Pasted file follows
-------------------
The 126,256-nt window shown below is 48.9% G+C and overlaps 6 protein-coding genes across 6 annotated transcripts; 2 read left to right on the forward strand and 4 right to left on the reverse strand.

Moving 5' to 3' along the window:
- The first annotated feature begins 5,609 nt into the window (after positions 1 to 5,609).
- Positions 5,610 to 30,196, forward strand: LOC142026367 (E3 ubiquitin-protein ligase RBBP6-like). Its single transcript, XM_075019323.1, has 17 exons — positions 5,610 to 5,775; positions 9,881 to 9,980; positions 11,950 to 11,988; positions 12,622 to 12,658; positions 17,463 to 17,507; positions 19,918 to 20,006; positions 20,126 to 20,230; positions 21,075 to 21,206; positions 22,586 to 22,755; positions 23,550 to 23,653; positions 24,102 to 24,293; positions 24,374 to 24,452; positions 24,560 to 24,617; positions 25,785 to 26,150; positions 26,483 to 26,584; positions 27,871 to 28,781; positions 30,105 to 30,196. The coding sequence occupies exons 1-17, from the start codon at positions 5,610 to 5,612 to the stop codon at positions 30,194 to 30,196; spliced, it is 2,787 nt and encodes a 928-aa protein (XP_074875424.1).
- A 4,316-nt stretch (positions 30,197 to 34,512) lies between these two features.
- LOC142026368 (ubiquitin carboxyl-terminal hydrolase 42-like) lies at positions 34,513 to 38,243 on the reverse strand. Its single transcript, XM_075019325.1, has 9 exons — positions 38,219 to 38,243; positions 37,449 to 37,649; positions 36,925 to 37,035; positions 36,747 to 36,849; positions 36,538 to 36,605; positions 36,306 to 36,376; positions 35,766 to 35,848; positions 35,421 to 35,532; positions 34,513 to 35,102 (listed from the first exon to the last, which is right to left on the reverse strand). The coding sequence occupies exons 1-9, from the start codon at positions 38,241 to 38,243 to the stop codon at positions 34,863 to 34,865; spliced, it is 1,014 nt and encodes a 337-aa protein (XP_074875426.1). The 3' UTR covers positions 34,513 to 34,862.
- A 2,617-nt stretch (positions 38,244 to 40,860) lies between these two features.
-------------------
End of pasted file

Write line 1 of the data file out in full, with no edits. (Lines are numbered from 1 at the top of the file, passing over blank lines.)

The 126,256-nt window shown below is 48.9% G+C and overlaps 6 protein-coding genes across 6 annotated transcripts; 2 read left to right on the forward strand and 4 right to left on the reverse strand.